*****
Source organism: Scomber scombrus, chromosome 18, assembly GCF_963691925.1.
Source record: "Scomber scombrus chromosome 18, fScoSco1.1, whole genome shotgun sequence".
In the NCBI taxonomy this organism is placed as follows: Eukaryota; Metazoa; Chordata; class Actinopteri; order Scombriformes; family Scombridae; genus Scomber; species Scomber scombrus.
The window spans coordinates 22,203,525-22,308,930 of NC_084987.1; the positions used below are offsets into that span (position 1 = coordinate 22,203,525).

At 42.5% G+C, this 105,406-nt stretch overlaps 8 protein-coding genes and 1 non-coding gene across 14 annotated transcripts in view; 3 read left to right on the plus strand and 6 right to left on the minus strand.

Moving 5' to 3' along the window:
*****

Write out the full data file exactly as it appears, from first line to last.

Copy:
Source organism: Scomber scombrus, chromosome 18, assembly GCF_963691925.1.
Source record: "Scomber scombrus chromosome 18, fScoSco1.1, whole genome shotgun sequence".
In the NCBI taxonomy this organism is placed as follows: Eukaryota; Metazoa; Chordata; class Actinopteri; order Scombriformes; family Scombridae; genus Scomber; species Scomber scombrus.
The window spans coordinates 22,203,525-22,308,930 of NC_084987.1; the positions used below are offsets into that span (position 1 = coordinate 22,203,525).

At 42.5% G+C, this 105,406-nt stretch overlaps 8 protein-coding genes and 1 non-coding gene across 14 annotated transcripts in view; 3 read left to right on the plus strand and 6 right to left on the minus strand.

Moving 5' to 3' along the window: